Starred Review. Kindergarten-Grade 3–This picture-book biography presents the lives of two sushi chefs: a father and daughter. Readers meet the adolescent Akira Suzuki as he strives to supplement his family's income by apprenticing in a Tokyo restaurant. They may be amazed by a career that consisted of scrubbing the floor for the first year, cooking rice for the second, and working long days for 10 years to realize a goal. The opportunity to pursue his dream in New York ultimately led to marriage, fatherhood, and the desire to share his heritage. Young Hiromi attended Japanese school on Saturdays and celebrated special days, but she especially wanted to learn her father's trade. Akira welcomed her interest–Girls can do things here that they cannot do in Japan–and the pattern of learning began again. Hiromi's achievement is celebrated in a spread of labeled, delicately arranged sushi. The story came full circle when the Tokyo restaurateur paid a visit and enjoyed his meal. Ink-and-watercolor scenes are rendered in salmon and grays; each childhood is captured in black-and-white snapshots. One odd choice, given the author's access to her subject, is the pseudo-Japanese in the signage, described as merely illustrative. An author's note and photograph of Hiromi Suzuki are followed by a pronunciation guide. An inspiring story of a young woman crossing a boundary, an informative glimpse into a career, and a study in perseverance, this title will appeal to a varied audience.–Wendy Lukehart, Washington DC Public Library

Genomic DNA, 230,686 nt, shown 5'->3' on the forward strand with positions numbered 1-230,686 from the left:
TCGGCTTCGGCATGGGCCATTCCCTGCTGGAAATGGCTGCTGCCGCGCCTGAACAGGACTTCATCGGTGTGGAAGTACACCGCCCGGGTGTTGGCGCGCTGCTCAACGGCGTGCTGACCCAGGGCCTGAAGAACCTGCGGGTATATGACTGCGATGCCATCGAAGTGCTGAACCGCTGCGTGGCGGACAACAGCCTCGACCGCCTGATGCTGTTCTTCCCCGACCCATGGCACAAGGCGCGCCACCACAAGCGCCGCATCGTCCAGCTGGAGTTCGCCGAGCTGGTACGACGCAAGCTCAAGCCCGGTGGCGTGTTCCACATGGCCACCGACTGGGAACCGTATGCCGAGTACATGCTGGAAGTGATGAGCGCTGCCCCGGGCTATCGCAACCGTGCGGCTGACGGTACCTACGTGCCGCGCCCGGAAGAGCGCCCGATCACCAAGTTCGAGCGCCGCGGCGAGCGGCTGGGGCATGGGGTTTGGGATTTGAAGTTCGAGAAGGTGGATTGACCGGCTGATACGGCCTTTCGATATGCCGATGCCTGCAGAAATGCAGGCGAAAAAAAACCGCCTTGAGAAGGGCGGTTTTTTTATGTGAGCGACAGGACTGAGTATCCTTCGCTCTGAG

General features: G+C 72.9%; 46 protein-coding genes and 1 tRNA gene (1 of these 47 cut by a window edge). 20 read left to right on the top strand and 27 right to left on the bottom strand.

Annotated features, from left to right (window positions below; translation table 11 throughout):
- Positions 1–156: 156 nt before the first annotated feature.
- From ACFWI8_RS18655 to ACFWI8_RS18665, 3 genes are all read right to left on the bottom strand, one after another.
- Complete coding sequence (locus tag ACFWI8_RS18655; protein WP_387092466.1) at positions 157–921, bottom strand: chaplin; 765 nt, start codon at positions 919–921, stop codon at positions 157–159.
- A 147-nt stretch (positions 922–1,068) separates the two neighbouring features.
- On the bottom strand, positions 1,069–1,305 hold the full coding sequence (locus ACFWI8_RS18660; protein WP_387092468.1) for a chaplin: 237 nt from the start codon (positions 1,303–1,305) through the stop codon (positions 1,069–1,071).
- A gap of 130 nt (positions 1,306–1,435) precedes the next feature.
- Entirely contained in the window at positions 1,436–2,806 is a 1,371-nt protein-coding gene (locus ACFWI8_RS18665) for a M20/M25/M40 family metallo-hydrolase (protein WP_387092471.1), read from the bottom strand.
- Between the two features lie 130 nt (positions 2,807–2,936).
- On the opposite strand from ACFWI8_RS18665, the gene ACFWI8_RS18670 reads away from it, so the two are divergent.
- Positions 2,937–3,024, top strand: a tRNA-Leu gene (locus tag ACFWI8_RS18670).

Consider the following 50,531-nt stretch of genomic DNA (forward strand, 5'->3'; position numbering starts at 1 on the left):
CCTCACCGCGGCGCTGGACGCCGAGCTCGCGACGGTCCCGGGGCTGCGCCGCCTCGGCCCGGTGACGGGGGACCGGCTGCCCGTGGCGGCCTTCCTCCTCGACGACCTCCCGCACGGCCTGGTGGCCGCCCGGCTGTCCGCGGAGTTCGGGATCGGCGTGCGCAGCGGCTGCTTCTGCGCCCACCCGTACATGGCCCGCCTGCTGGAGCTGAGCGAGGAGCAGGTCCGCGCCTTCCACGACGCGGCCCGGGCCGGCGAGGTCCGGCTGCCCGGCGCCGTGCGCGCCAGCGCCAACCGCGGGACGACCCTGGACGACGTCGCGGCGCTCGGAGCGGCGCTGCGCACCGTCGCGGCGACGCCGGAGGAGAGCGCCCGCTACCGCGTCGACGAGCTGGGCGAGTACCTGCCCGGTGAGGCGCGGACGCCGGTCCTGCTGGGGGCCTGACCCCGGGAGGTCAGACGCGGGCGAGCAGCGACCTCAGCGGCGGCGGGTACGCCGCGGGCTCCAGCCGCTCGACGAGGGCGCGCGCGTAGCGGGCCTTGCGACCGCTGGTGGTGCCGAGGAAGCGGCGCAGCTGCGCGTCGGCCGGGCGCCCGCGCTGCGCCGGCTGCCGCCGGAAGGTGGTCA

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Part upbeat, contemporary immigration story, this picture-book biography of one of the first female sushi chefs in New York City celebrates Hiromi Suzuki's Japanese American roots and her achievements in the U.S. The first-person narrative, accompanied by ink-and-watercolor art, begins with her father's life in Japan, including his long training as a sushi chef; his emigration to New York, where he opens his own restaurant; his marriage; and the birth of his beloved Hiromi. As a young girl, Hiromi learns about his work, and because "This is America. Girls can do things here," she undertakes years of tough apprenticeship and finally becomes a chef. From the lively double-page spread of the fish market to the small, delicious pictures of the many kinds of sushi Hiromi learns to make, this book celebrates the riches of cultural diversity. Hazel Rochman
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